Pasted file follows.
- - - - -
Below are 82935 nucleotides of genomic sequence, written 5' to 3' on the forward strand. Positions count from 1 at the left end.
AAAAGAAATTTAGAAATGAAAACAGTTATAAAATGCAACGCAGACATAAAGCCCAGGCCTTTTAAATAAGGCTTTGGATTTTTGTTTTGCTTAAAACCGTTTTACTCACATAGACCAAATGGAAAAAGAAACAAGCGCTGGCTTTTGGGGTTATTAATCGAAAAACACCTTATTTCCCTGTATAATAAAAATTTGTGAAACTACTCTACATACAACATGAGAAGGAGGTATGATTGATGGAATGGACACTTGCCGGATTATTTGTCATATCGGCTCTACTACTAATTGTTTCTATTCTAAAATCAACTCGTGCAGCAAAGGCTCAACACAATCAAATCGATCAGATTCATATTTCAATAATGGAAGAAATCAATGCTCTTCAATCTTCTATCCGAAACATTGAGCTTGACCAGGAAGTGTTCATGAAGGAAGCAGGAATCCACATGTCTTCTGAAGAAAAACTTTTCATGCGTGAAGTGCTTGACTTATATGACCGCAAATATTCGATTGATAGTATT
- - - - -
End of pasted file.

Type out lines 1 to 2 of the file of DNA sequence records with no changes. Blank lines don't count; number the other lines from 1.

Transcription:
Below are 82935 nucleotides of genomic sequence, written 5' to 3' on the forward strand. Positions count from 1 at the left end.
AAAAGAAATTTAGAAATGAAAACAGTTATAAAATGCAACGCAGACATAAAGCCCAGGCCTTTTAAATAAGGCTTTGGATTTTTGTTTTGCTTAAAACCGTTTTACTCACATAGACCAAATGGAAAAAGAAACAAGCGCTGGCTTTTGGGGTTATTAATCGAAAAACACCTTATTTCCCTGTATAATAAAAATTTGTGAAACTACTCTACATACAACATGAGAAGGAGGTATGATTGATGGAATGGACACTTGCCGGATTATTTGTCATATCGGCTCTACTACTAATTGTTTCTATTCTAAAATCAACTCGTGCAGCAAAGGCTCAACACAATCAAATCGATCAGATTCATATTTCAATAATGGAAGAAATCAATGCTCTTCAATCTTCTATCCGAAACATTGAGCTTGACCAGGAAGTGTTCATGAAGGAAGCAGGAATCCACATGTCTTCTGAAGAAAAACTTTTCATGCGTGAAGTGCTTGACTTATATGACCGCAAATATTCGATTGATAGTATT